As for the competition itself. I did well, with a total time of 10.33.45. During the run, about the tenth kilometer of the marathon, I started rubbing my fingers with my new running shoes, and I came to the finish line with four loose toenails and bloody socks. I was satisfied with the result – second place among my country in my age group. I only lost to one guy, but then it turned out that he was the national triathlon coach.
A few statistics: to cover the distance it took me 10 hours 23 minutes and 35 seconds, about 3.5 liters of fluid (isotonic, non-carbonated cola, energy gels diluted in water), 9 energy bars, 4 gels, 100 g raisins, weight loss – about 3 kg, energy expenditure – 11500 kcal.
A fair question arises: Why do I need all this?
I will divide my motivation into several components:
1. I just love it. Triathlon is like a drug for me!
I love the feeling of a well-run workout, the elasticity in my muscles, the adrenaline from preparing for the start, the race itself. I like gathering and checking my equipment for the road, when I lovingly wipe and lubricate my bike, stow my nutrition and equipment.
2. It’s good for my health
I can already hear exclamations: “Yeah, it’s very useful to run around in a semi-conscious state for 13 hours non-stop”.
I agree. Not useful. But if you approach the training process correctly, be mentally prepared for the race, clearly know your medical limits, calculate your strength, prepare your body before the race and recover after it – everything will be fine. The body’s resources, its ability to withstand negative things, psychosomatic – all this goes to a qualitatively different level after several years of training and competition.
3. Connecting with interesting people
Triathlon, unlike many more prestigious, more pompous, glossy sports like golf, polo, heli-skiing, yachting, requires several years of serious training just to reach the finish line and several more years to compete in the upper echelon of its group, commitment, and work not only the muscles but also the head. It is necessary to know in detail the types of muscles, to know your aerobic and anaerobic thresholds, the limit values of heart rate, etc. Otherwise there will be unpredictable consequences for your body, offensive DNF (did not finish) and injuries.
Therefore, triathlon eliminates upstarts and people who want to “be in the mainstream” very quickly. A new circle of communication is formed with very interesting people who are already established in something. Only the REAL people are left. It’s worth a lot.
4. Travelling around the world
When else will you have to run through the traffic-closed, and filled with fans chanting your name, center of New York, Zurich, Las Vegas? It’s the emotions for all lifetime!
5. I became a role model for my family and children
My kids really like what I do, they’re terribly proud of my accomplishments, and they brag to their classmates: “My dad’s an Ironman!”.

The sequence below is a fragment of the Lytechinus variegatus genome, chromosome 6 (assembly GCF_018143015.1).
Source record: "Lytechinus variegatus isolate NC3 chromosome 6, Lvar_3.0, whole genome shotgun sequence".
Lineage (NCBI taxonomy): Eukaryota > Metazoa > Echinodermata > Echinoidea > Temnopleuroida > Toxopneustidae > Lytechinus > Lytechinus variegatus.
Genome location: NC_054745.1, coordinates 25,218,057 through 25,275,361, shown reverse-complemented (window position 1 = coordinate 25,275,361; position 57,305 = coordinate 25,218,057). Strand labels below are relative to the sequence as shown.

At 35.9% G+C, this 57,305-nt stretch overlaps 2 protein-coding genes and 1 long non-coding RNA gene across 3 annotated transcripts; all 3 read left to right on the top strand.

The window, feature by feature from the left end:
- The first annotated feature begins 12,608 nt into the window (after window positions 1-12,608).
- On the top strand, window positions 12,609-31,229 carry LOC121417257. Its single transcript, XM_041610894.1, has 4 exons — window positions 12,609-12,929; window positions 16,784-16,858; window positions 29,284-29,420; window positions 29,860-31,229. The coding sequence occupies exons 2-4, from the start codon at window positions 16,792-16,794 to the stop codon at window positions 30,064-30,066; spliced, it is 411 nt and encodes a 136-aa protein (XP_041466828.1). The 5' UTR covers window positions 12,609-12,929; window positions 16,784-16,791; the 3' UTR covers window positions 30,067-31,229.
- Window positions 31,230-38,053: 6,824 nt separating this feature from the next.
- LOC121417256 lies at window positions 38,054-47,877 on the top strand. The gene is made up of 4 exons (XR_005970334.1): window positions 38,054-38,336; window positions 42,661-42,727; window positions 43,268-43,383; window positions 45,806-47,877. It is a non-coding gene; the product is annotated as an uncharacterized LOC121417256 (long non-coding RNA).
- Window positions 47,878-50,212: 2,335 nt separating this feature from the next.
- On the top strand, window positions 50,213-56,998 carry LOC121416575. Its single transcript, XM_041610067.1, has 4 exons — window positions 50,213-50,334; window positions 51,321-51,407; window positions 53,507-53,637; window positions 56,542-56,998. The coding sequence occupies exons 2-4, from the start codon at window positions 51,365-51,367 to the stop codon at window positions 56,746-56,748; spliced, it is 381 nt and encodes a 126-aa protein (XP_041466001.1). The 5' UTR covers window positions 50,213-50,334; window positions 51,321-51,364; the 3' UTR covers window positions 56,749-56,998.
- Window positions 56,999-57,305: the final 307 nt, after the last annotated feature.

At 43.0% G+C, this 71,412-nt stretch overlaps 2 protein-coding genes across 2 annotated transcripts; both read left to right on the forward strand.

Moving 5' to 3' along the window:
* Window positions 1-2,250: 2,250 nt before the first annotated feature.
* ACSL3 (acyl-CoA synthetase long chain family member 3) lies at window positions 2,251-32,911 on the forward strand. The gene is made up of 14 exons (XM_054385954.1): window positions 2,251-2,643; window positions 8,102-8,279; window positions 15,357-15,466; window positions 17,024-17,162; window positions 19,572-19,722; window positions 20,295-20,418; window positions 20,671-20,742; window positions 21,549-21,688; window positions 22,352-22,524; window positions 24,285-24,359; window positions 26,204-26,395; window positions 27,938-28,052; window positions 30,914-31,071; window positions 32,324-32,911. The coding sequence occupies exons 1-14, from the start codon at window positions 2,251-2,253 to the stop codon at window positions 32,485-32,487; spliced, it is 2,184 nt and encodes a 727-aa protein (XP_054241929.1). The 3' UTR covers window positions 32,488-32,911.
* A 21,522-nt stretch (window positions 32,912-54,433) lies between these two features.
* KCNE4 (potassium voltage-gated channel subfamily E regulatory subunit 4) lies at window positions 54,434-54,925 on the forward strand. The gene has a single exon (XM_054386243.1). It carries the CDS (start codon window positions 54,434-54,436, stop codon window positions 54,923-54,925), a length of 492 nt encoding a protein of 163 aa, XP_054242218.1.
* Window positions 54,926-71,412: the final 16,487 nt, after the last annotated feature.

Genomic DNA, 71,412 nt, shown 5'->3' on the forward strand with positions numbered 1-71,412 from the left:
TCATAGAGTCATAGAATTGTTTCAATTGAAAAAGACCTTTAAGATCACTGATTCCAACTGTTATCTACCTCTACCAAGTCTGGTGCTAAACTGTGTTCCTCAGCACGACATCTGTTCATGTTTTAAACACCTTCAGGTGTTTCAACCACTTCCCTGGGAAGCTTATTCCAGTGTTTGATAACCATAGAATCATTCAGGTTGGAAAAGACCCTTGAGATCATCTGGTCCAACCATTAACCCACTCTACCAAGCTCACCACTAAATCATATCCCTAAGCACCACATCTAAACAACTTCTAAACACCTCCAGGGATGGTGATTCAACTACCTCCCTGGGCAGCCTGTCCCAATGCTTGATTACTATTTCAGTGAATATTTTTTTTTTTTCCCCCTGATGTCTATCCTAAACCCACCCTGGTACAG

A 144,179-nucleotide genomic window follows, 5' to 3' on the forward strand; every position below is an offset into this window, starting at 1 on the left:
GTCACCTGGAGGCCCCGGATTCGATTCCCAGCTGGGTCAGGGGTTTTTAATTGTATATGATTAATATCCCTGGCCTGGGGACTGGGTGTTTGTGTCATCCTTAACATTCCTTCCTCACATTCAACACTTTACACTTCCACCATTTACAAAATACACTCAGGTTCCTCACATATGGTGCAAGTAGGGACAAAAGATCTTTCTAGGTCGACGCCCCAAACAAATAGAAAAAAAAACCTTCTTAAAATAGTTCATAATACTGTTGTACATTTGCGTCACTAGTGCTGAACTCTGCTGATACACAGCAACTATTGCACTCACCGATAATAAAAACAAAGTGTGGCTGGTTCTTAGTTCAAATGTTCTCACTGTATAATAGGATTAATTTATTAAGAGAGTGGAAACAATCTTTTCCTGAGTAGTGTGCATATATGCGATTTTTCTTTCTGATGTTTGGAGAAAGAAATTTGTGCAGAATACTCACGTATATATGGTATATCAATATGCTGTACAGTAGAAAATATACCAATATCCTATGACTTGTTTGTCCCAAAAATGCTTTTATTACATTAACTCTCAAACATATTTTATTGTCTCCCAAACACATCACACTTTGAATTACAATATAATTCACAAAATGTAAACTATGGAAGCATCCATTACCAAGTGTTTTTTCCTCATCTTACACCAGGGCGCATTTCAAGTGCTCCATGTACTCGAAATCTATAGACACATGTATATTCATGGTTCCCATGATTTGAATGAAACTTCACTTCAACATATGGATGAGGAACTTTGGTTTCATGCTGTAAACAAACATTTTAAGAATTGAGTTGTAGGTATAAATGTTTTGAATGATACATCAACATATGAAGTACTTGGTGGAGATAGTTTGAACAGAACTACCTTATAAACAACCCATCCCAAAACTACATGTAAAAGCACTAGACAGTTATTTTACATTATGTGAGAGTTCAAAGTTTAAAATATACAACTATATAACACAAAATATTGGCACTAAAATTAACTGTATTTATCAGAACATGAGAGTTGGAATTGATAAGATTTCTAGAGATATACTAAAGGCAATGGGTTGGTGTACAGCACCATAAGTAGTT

I have two sons, ages 9 and 13. They often accompany me in my competitions. Very soon I am planning to run the legendary London Marathon. My eldest son will be there to support me and cheer me on.
6. My passion for triathlon helps me develop my business
I am a restaurateur and own a chain of catering establishments with more than 1,000 employees. Managing such large business is not easy, the stream of tasks is very intensive. Nevertheless, I manage to do everything and I even have time for my family and Ironman training 3-5 days a week. How do I do it?
Triathlon, like any serious sport, is a competition not only of physical strength, but also of mental strength and the ability to concentrate on a clearly defined goal.
When you are seriously diving into triathlon, you notice that you sleep less and better, you go to social networks only when necessary, you no longer need TV at all. As for business, your mind works more clearly and is better focused, you distribute responsibilities better, you control the execution of orders more clearly.
7. Triathlon hardens my spirit
One of my idols, the famous cyclist Lance Armstrong, once said: “Pain can last a minute, an hour, a day, or a year. But sooner or later something will come in place of the pain and make it go away. The main thing is to wait for that moment. Because if you don’t wait for it and give up before then, your pain will be eternal.” And I absolutely agree with him.
In triathlon, as in any other serious sport, whether in training or in a race, at some point pain comes to you. It covers you like a blanket or stings like a wasp. It’s always different, you can’t get used to it, you have to wait for it, endure it, respect it, and be with it to the end. It’s a hard challenge, but it toughens you up and makes you stronger. You’re not an Ironman if you can’t endure your pain.
Triathlon toughens people’s spirit. And it doesn’t matter how old they are or what they do.
Personally, I noticed that after training it became easier for me to negotiate, to bear the pain of business failures, betrayal and aggression from other people. I became less irritable and learned to wait. I stopped being impatient and it had a positive effect on my business. Triathlon taught me to be calmer and wiser. I now understand that life is also a marathon, not a sprint, and sometimes it is better to lose a battle to win a war.